When disaster strikes, picking up the pieces is one of the most important aspects of moving on and trying to deal with the chaos. This last year, California was hit with devastating wildfires, and Puerto Rico was still trying to recover from Hurricane Maria. Natural disasters often take the hardest toll on rescuers, aids, fire fighters, police officers, and the people who have lost loved ones or everything they have. Three companies have jumped to action by creating new technology that could aid disaster relief and bring some much needed help to those in need.
Israeli startup Watergen provided their water cleaning devices during the wildfire epidemic in southern California. They showed off their technology at this year’s CES display to promote using technology for good. Their machine works by pulling water out of the atmosphere to keep firefighters, relief workers, and people in the general area hydrated. President of Watergen USA, Yehuda Kaploun says, “We clean the air because it’s much easier to clean air than it is to clean water.”
Offered in commercial and consumer sizes, the technology created by Watergen has infinite possibilities and applications for emergencies, more especially for those who lack access to clean water.
Also at this year’s CES was the Resilience Marketplace that showcased technology developed to aid in emergency response and preparation. A panel to discuss these issues was held at the event to create conversations about how technology can help fight problems in communities.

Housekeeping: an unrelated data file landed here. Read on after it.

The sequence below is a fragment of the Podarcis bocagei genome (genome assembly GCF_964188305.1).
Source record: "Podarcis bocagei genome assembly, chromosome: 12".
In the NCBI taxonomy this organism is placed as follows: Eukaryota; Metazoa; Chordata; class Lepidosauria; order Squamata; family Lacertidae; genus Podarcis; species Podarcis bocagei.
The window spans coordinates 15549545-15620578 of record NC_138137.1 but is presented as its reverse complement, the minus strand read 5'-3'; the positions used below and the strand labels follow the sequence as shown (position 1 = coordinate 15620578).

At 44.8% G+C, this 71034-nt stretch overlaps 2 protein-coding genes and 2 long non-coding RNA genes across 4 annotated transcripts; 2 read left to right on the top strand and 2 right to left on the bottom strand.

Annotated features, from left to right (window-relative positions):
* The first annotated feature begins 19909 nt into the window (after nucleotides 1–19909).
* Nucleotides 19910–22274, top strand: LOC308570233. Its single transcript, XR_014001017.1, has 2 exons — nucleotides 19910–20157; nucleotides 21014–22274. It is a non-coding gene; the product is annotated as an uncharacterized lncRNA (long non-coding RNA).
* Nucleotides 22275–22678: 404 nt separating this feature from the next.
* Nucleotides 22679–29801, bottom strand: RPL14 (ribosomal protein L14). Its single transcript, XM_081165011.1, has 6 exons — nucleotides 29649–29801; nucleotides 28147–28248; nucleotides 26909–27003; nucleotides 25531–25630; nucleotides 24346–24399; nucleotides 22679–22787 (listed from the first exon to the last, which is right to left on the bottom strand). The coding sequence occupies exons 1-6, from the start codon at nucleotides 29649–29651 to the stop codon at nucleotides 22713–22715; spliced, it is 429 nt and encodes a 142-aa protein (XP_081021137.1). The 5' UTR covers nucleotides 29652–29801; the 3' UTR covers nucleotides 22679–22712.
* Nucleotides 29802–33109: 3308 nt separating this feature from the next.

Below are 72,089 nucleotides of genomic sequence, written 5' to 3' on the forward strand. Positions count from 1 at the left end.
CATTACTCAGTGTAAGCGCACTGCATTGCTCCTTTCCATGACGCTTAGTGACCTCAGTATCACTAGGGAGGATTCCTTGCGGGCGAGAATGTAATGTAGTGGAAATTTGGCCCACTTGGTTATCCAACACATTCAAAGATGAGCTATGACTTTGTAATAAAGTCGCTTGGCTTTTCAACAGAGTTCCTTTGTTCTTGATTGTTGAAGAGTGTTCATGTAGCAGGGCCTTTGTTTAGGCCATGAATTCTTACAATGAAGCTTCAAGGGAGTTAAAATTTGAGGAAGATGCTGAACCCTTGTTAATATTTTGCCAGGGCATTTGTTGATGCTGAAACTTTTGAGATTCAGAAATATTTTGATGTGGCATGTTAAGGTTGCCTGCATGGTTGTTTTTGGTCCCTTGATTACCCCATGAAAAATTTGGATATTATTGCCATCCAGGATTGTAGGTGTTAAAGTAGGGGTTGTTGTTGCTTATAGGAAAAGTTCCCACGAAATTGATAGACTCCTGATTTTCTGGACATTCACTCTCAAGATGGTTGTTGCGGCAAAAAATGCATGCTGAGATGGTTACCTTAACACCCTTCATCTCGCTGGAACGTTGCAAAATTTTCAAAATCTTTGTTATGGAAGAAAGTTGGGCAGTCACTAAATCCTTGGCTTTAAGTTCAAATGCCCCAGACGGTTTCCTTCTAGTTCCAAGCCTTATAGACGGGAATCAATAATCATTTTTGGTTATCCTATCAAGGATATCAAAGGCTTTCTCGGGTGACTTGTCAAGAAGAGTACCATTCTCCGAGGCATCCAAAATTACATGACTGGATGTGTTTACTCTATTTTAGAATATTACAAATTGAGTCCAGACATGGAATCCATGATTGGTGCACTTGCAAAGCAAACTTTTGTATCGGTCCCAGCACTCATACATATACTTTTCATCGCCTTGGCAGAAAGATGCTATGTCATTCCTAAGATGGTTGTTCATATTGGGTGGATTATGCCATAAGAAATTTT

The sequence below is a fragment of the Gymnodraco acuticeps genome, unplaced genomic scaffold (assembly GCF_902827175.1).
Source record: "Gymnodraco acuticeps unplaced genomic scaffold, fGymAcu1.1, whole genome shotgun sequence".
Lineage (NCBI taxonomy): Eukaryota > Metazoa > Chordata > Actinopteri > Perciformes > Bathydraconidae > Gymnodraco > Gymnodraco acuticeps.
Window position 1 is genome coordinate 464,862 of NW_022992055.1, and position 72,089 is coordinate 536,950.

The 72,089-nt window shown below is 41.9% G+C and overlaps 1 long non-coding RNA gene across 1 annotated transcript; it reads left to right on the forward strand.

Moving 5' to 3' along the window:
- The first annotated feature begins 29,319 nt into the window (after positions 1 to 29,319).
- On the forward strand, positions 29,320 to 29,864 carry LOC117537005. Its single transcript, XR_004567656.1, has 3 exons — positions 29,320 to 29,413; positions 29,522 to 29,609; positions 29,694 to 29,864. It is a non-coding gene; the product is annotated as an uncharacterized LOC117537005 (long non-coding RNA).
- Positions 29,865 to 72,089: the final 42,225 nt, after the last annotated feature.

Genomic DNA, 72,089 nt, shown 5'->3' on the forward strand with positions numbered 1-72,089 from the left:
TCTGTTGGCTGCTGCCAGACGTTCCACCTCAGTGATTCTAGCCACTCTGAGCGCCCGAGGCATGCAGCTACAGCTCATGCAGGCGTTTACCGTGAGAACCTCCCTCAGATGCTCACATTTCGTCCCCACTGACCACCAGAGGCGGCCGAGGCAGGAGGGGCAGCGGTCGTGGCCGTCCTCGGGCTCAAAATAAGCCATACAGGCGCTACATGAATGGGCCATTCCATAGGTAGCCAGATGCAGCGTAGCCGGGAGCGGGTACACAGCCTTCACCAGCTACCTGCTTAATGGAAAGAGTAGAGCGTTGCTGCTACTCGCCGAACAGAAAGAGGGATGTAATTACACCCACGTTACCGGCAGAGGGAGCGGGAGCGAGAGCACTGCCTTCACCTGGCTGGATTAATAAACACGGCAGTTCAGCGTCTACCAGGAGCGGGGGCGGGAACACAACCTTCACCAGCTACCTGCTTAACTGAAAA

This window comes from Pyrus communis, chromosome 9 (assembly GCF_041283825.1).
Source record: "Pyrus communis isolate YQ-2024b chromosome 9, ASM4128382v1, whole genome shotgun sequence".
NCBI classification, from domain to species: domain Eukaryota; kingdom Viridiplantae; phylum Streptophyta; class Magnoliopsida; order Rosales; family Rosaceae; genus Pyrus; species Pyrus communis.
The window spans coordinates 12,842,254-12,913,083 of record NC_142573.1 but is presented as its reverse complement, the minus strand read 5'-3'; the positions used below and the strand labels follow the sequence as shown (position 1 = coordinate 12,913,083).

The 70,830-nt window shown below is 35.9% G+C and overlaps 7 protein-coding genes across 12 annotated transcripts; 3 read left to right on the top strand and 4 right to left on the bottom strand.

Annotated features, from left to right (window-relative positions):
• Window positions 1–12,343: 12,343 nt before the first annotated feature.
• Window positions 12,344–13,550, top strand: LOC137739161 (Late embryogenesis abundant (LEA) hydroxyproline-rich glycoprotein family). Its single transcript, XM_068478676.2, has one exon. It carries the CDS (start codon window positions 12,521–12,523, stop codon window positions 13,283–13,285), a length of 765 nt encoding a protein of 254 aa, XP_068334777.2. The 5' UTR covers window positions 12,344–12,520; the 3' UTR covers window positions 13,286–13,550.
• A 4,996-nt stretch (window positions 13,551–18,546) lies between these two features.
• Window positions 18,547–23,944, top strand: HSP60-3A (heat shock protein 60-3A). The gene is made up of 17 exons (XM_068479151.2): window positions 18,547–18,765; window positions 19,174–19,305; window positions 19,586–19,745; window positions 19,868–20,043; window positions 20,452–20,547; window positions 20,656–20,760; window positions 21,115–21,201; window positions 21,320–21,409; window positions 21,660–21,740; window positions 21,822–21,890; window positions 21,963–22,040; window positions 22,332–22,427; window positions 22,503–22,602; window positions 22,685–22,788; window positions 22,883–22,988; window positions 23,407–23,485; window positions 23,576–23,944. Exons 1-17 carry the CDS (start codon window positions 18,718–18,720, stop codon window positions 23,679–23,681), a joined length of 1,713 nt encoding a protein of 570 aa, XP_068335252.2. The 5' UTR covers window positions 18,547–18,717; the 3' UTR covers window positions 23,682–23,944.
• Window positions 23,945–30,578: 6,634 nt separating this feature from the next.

Ben Marcus, chairman of AirMap, a company that permits the use and management of drones during emergency responses, says, “Disaster recovery and public safety is an area in the drone industry experiencing exponential growth with a multitude of real-world applications.” Using drones for public safety could potentially be more cost efficient and safer for the public.
Additionally, Honda rolled out a prototype of its autonomous work vehicle that could be utilized in multiple situations including snow removal, firefighting, and search and rescue efforts. Honda Executive Pete Wendt says, “We’ve been testing (the vehicle) in real-world scenarios to demonstrate the value and capabilities of this unique machine.”
The prototype was tested in the Colorado wildfires where it relieved firefighters of the strain of carrying supplies and water. The machine was set to a mode where it autonomously followed the crews from location to location either fighting fire or providing aid to those in need.
Technology can be used for so much more than socializing or getting instant gratification. It has the potential to do things that humans cannot, especially during times of natural disasters or emergencies. Utilizing technology on the forefront of helping people is an effective use of time and materials, something we often forget in this digital age.
Filed Under: Industrial automation